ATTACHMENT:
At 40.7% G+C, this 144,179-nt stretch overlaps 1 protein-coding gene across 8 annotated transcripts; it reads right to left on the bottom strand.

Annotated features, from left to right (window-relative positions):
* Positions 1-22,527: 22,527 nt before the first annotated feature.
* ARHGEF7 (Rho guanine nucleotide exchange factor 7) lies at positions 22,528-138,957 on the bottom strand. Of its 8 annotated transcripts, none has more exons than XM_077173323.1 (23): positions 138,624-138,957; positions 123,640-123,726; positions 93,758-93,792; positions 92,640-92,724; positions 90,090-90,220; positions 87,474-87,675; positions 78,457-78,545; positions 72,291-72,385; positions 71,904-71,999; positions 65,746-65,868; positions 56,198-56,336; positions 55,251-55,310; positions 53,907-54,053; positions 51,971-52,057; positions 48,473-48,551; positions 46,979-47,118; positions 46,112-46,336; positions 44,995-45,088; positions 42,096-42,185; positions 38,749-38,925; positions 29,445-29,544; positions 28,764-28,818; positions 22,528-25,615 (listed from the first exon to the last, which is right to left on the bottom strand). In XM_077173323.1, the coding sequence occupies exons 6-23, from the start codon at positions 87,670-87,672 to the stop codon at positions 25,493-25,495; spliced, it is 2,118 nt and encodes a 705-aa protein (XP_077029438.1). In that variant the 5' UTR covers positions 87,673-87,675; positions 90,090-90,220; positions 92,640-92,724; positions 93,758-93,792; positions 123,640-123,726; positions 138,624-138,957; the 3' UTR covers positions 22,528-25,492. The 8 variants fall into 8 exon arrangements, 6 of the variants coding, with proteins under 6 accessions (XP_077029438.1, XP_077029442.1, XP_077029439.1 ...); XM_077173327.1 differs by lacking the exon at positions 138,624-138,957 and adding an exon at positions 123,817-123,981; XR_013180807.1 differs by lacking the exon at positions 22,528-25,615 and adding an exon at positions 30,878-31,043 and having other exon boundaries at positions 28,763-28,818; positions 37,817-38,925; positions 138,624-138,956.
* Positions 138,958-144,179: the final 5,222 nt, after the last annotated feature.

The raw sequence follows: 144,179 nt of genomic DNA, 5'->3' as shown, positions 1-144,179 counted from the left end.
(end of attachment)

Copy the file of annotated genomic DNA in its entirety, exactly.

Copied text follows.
At 40.7% G+C, this 144,179-nt stretch overlaps 1 protein-coding gene across 8 annotated transcripts; it reads right to left on the bottom strand.

Annotated features, from left to right (window-relative positions):
* Positions 1-22,527: 22,527 nt before the first annotated feature.
* ARHGEF7 (Rho guanine nucleotide exchange factor 7) lies at positions 22,528-138,957 on the bottom strand. Of its 8 annotated transcripts, none has more exons than XM_077173323.1 (23): positions 138,624-138,957; positions 123,640-123,726; positions 93,758-93,792; positions 92,640-92,724; positions 90,090-90,220; positions 87,474-87,675; positions 78,457-78,545; positions 72,291-72,385; positions 71,904-71,999; positions 65,746-65,868; positions 56,198-56,336; positions 55,251-55,310; positions 53,907-54,053; positions 51,971-52,057; positions 48,473-48,551; positions 46,979-47,118; positions 46,112-46,336; positions 44,995-45,088; positions 42,096-42,185; positions 38,749-38,925; positions 29,445-29,544; positions 28,764-28,818; positions 22,528-25,615 (listed from the first exon to the last, which is right to left on the bottom strand). In XM_077173323.1, the coding sequence occupies exons 6-23, from the start codon at positions 87,670-87,672 to the stop codon at positions 25,493-25,495; spliced, it is 2,118 nt and encodes a 705-aa protein (XP_077029438.1). In that variant the 5' UTR covers positions 87,673-87,675; positions 90,090-90,220; positions 92,640-92,724; positions 93,758-93,792; positions 123,640-123,726; positions 138,624-138,957; the 3' UTR covers positions 22,528-25,492. The 8 variants fall into 8 exon arrangements, 6 of the variants coding, with proteins under 6 accessions (XP_077029438.1, XP_077029442.1, XP_077029439.1 ...); XM_077173327.1 differs by lacking the exon at positions 138,624-138,957 and adding an exon at positions 123,817-123,981; XR_013180807.1 differs by lacking the exon at positions 22,528-25,615 and adding an exon at positions 30,878-31,043 and having other exon boundaries at positions 28,763-28,818; positions 37,817-38,925; positions 138,624-138,956.
* Positions 138,958-144,179: the final 5,222 nt, after the last annotated feature.

The raw sequence follows: 144,179 nt of genomic DNA, 5'->3' as shown, positions 1-144,179 counted from the left end.